draft-ietf-lwig-energy-efficient-03.txt   draft-ietf-lwig-energy-efficient-04.txt 
Internet Engineering Task Force Z. Cao Internet Engineering Task Force C. Gomez
Internet-Draft Leibniz University of Hannover Internet-Draft Universitat Politecnica de Catalunya/i2CAT
Intended status: Informational C. Gomez Intended status: Informational M. Kovatsch
Expires: November 20, 2015 Universitat Politecnica de Catalunya/i2CAT Expires: August 28, 2016 ETH Zurich
M. Kovatsch
ETH Zurich
H. Tian H. Tian
China Academy of Telecommunication Research China Academy of Telecommunication Research
X. He Z. Cao, Ed.
Hitachi China R&D Corporation Huawei Technologies
May 19, 2015 February 25, 2016
Energy Efficient Implementation of IETF Constrained Protocol Suite Energy-Efficient Features of Internet of Things Protocols
draft-ietf-lwig-energy-efficient-03 draft-ietf-lwig-energy-efficient-04
Abstract Abstract
This document summarizes the problems and current practices of energy This document describes the problems and current practices of energy
efficient protocol implementation on constrained devices, mostly efficient protocol operation on constrained devices. It summarizes
about how to make the protocols within IETF scope behave energy the main link layer techniques for energy efficient networking, and
friendly. This document also summarizes the impact of link layer it highlights the impact of such techniques on the upper layer
protocol power saving behaviors to the upper layer protocols, so that protocols, so that they can coordinately achieve an energy efficient
they can coordinately make the system energy efficient. behavior. The document also provides an overview of energy efficient
mechanisms available at each layer of the constrained node network
IETF protocol suite.
Status of This Memo Status of This Memo
This Internet-Draft is submitted in full conformance with the This Internet-Draft is submitted in full conformance with the
provisions of BCP 78 and BCP 79. provisions of BCP 78 and BCP 79.
Internet-Drafts are working documents of the Internet Engineering Internet-Drafts are working documents of the Internet Engineering
Task Force (IETF). Note that other groups may also distribute Task Force (IETF). Note that other groups may also distribute
working documents as Internet-Drafts. The list of current Internet- working documents as Internet-Drafts. The list of current Internet-
Drafts is at http://datatracker.ietf.org/drafts/current/. Drafts is at http://datatracker.ietf.org/drafts/current/.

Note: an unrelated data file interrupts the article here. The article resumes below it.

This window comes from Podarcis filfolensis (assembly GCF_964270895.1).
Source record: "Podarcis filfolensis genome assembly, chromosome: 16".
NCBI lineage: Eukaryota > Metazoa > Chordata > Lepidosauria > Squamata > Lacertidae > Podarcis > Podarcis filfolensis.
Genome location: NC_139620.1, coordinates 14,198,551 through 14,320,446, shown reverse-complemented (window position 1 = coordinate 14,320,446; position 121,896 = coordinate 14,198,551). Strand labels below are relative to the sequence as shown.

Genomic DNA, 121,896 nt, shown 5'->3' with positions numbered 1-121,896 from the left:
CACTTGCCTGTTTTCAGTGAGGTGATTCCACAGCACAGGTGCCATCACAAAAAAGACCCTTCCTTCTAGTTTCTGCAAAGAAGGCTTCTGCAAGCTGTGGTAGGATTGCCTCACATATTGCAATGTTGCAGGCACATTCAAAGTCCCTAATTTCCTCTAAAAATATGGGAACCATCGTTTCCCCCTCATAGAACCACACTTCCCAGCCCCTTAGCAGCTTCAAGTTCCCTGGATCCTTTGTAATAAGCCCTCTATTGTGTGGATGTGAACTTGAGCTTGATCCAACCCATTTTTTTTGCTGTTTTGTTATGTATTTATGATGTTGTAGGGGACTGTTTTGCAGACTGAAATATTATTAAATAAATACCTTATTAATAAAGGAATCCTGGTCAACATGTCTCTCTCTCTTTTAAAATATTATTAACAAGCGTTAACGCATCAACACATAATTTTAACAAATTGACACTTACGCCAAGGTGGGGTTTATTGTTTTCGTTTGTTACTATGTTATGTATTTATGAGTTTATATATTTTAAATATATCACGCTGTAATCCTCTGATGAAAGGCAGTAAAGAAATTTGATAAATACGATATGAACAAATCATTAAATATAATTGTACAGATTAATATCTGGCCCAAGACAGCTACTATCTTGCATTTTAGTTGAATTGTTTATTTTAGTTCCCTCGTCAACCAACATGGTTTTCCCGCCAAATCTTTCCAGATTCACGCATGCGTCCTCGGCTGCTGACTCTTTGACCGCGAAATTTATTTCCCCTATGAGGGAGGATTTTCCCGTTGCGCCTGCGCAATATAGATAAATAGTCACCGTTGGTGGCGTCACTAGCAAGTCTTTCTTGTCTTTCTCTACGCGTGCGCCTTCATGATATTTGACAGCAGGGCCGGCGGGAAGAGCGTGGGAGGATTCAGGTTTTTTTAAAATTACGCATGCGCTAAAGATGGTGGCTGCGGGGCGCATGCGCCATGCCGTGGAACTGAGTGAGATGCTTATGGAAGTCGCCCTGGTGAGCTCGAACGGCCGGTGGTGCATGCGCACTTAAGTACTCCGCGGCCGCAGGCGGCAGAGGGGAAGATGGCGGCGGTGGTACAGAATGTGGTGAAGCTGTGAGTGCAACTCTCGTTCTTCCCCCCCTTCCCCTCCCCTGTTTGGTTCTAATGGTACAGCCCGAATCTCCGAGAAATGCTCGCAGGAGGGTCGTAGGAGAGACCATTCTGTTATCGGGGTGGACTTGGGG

Internet-Drafts are draft documents valid for a maximum of six months Internet-Drafts are draft documents valid for a maximum of six months
and may be updated, replaced, or obsoleted by other documents at any and may be updated, replaced, or obsoleted by other documents at any
time. It is inappropriate to use Internet-Drafts as reference time. It is inappropriate to use Internet-Drafts as reference
material or to cite them other than as "work in progress." material or to cite them other than as "work in progress."
This Internet-Draft will expire on November 20, 2015. This Internet-Draft will expire on August 28, 2016.
Copyright Notice Copyright Notice
Copyright (c) 2015 IETF Trust and the persons identified as the Copyright (c) 2016 IETF Trust and the persons identified as the
document authors. All rights reserved. document authors. All rights reserved.
This document is subject to BCP 78 and the IETF Trust's Legal This document is subject to BCP 78 and the IETF Trust's Legal
Provisions Relating to IETF Documents Provisions Relating to IETF Documents
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carefully, as they describe your rights and restrictions with respect carefully, as they describe your rights and restrictions with respect
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the Trust Legal Provisions and are provided without warranty as the Trust Legal Provisions and are provided without warranty as
skipping to change at page 2, line 38 skipping to change at page 2, line 38
3.5.2. Power Save Services Provided by Bluetooth LE . . . . 9 3.5.2. Power Save Services Provided by Bluetooth LE . . . . 9
3.5.3. Power Save Services in IEEE 802.15.4 . . . . . . . . 10 3.5.3. Power Save Services in IEEE 802.15.4 . . . . . . . . 10
3.5.4. Power Save Services in DECT ULE . . . . . . . . . . . 11 3.5.4. Power Save Services in DECT ULE . . . . . . . . . . . 11
4. IP Adaptation and Transport Layer . . . . . . . . . . . . . . 13 4. IP Adaptation and Transport Layer . . . . . . . . . . . . . . 13
5. Routing Protocols . . . . . . . . . . . . . . . . . . . . . . 14 5. Routing Protocols . . . . . . . . . . . . . . . . . . . . . . 14
6. Application Layer . . . . . . . . . . . . . . . . . . . . . . 15 6. Application Layer . . . . . . . . . . . . . . . . . . . . . . 15
6.1. Energy efficient features in CoAP . . . . . . . . . . . . 15 6.1. Energy efficient features in CoAP . . . . . . . . . . . . 15
6.2. Sleepy node support . . . . . . . . . . . . . . . . . . . 15 6.2. Sleepy node support . . . . . . . . . . . . . . . . . . . 15
6.3. CoAP timers . . . . . . . . . . . . . . . . . . . . . . . 16 6.3. CoAP timers . . . . . . . . . . . . . . . . . . . . . . . 16
7. Summary . . . . . . . . . . . . . . . . . . . . . . . . . . . 16 7. Summary . . . . . . . . . . . . . . . . . . . . . . . . . . . 16
8. Contributors . . . . . . . . . . . . . . . . . . . . . . . . 17 8. Contributors . . . . . . . . . . . . . . . . . . . . . . . . 16
9. Acknowledgments . . . . . . . . . . . . . . . . . . . . . . . 17 9. Acknowledgments . . . . . . . . . . . . . . . . . . . . . . . 17
10. IANA Considerations . . . . . . . . . . . . . . . . . . . . . 17 10. IANA Considerations . . . . . . . . . . . . . . . . . . . . . 17